All of their specimens had been soaked in glycerin and camphor water, and the result was that the fibers of the connective tissue layer had become so swollen with the absorbed fluid that beyond a certain kind of visible structure the whole appeared structureless. At the same special meeting, it was decided "that the interest from the permanent fund should be spent on the care of the widows and orphans of legally qualified physicians, who had subscribed to the fund three years prior to application". Your committee draws the particular attention of the profession to this resolution, which has been reached after much deliberation and is based on the principle that the families of those who contributed to raising the fund should be entitled to a.

It was also believed that by thus limiting disposition of the fund, many medical practitioners who had not yet supported the Society could be encouraged to enroll. It will of course be understood that the current subscriptions will continue to be available during each year, as before, for the ordinary purposes of the Association. Thanks to the energetic efforts of the Honorary Treasurer (Dr. Cutts), subscriptions for the year have largely increased; and as the amount embossed is not above average, a considerable balance is available for addition to the permanent fund.

It is now reasonable to assume that the Victorian Medical Benevolent Association is an established success; and is destined to be a source of pride and honor to the whole profession in years to come, and a worthy rival to the kindred societies of the elder lands. Edin., an application from the town clerk of one of Melbourne's suburbs, for a local aid grant. An amount of £5 was voted on for the urgent needs of the applicant and his family.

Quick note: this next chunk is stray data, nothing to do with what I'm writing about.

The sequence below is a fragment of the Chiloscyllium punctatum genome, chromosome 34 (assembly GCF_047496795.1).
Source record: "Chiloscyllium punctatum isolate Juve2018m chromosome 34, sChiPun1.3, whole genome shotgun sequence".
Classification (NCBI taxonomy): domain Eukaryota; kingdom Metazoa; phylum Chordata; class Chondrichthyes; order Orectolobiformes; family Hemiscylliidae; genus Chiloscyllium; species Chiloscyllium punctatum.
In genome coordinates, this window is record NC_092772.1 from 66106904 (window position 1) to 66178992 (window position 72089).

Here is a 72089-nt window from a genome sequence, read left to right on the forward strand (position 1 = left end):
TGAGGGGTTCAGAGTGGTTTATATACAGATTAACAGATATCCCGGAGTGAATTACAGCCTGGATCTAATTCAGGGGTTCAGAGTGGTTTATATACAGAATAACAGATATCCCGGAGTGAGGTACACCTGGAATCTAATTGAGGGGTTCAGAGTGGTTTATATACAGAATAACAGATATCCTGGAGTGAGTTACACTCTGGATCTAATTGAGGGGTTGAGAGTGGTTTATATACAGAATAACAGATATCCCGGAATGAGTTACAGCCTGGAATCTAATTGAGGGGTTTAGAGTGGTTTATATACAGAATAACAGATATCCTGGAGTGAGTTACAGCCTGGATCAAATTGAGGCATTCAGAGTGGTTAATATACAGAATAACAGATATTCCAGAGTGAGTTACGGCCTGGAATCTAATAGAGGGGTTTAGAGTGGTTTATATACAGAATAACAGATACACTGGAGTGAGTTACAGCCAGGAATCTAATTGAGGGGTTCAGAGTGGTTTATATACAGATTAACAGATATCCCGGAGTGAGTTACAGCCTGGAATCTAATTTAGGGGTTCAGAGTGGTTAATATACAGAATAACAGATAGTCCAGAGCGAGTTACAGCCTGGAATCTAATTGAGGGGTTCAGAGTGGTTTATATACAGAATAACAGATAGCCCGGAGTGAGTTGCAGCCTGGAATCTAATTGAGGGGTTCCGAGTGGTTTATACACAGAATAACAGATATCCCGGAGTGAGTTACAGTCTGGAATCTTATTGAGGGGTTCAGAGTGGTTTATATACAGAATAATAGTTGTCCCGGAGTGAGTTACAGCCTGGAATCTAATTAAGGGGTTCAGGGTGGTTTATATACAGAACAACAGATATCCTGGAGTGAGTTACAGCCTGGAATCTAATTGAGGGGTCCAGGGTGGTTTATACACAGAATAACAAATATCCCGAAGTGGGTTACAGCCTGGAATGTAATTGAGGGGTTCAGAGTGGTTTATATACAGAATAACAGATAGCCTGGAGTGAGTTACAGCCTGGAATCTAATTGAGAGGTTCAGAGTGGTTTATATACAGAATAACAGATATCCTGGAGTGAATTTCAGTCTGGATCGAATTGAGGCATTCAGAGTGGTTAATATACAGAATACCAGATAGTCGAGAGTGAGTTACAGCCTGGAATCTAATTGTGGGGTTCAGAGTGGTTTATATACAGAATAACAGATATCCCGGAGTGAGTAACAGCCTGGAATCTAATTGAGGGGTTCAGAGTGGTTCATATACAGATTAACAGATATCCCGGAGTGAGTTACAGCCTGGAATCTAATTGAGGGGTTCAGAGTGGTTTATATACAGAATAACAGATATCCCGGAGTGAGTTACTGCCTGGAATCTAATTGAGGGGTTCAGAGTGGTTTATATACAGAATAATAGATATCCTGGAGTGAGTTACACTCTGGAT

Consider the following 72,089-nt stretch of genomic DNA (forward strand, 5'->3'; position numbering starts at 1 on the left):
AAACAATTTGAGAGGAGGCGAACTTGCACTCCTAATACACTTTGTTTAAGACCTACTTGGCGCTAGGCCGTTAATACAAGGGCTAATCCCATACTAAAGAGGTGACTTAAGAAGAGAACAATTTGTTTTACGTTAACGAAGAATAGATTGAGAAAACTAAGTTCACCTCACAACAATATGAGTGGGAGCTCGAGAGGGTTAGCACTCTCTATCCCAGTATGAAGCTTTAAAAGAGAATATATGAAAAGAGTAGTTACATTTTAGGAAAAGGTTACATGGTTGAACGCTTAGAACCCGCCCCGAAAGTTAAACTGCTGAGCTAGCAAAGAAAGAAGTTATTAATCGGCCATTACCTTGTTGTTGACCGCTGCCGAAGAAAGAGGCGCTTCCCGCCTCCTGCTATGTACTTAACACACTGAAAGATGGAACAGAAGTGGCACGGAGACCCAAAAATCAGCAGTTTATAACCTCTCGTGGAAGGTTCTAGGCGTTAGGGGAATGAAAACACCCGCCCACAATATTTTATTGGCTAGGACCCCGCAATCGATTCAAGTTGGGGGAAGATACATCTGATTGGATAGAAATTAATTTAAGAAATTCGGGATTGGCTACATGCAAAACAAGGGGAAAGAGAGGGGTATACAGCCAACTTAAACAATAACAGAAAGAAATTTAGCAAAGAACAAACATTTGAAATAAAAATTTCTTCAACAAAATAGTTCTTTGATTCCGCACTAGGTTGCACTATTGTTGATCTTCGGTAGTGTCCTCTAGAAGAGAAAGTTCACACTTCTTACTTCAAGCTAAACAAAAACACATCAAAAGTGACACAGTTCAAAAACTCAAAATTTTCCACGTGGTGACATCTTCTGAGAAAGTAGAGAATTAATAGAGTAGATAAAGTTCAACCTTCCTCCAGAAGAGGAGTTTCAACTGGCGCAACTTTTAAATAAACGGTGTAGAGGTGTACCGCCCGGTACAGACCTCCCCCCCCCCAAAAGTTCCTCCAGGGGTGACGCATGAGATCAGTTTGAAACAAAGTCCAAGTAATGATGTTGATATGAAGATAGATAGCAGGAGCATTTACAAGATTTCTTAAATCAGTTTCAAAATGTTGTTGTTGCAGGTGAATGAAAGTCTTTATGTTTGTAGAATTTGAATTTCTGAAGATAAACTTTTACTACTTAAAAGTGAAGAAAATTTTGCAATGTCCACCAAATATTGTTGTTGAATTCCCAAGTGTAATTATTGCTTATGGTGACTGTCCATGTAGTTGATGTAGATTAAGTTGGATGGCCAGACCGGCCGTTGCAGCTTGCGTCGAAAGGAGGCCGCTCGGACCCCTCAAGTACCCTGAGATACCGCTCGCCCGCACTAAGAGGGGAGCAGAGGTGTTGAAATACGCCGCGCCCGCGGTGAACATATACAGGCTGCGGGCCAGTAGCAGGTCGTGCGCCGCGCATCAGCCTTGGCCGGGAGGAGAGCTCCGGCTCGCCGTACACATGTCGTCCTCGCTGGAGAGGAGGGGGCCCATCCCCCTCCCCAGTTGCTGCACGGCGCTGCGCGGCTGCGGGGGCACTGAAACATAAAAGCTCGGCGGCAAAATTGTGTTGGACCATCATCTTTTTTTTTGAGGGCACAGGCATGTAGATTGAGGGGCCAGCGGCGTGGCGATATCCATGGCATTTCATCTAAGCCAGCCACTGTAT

On the appeal of the parish clergyman, the sum of 10 pounds was voted to a fund which was being established to re-home the widow and children. CUTTS thought it best to leave any mention of his name out of the report. Girdlestone urged the Committee to be a little more liberal than they had been.

Knaggs, on behalf of the committee, was confident that not a single deserving applicant had been relieved.


The patient again expressed a cry of pain, this time continuous, during the act of forcefully pulling through the baby's head at the external opening of the vagina. I found it quite impossible to explain in my evidence that the jury could understand that this cry of pain was due to the resistance of the head in the perineum. Charlotte Ward first told me that the deceased had torn off the child's arm herself, but she later admitted that she had cut it off at her husband's instigation.

In the abdominal cavity itself there was a large amount of fluid and clotted blood. The left arm was separated from the body at the shoulder joint and there were signs of a sharp cut at the anterior end of the glenoid cavity. This sign corresponded to another sign of a sharp cut on the head of the humerus.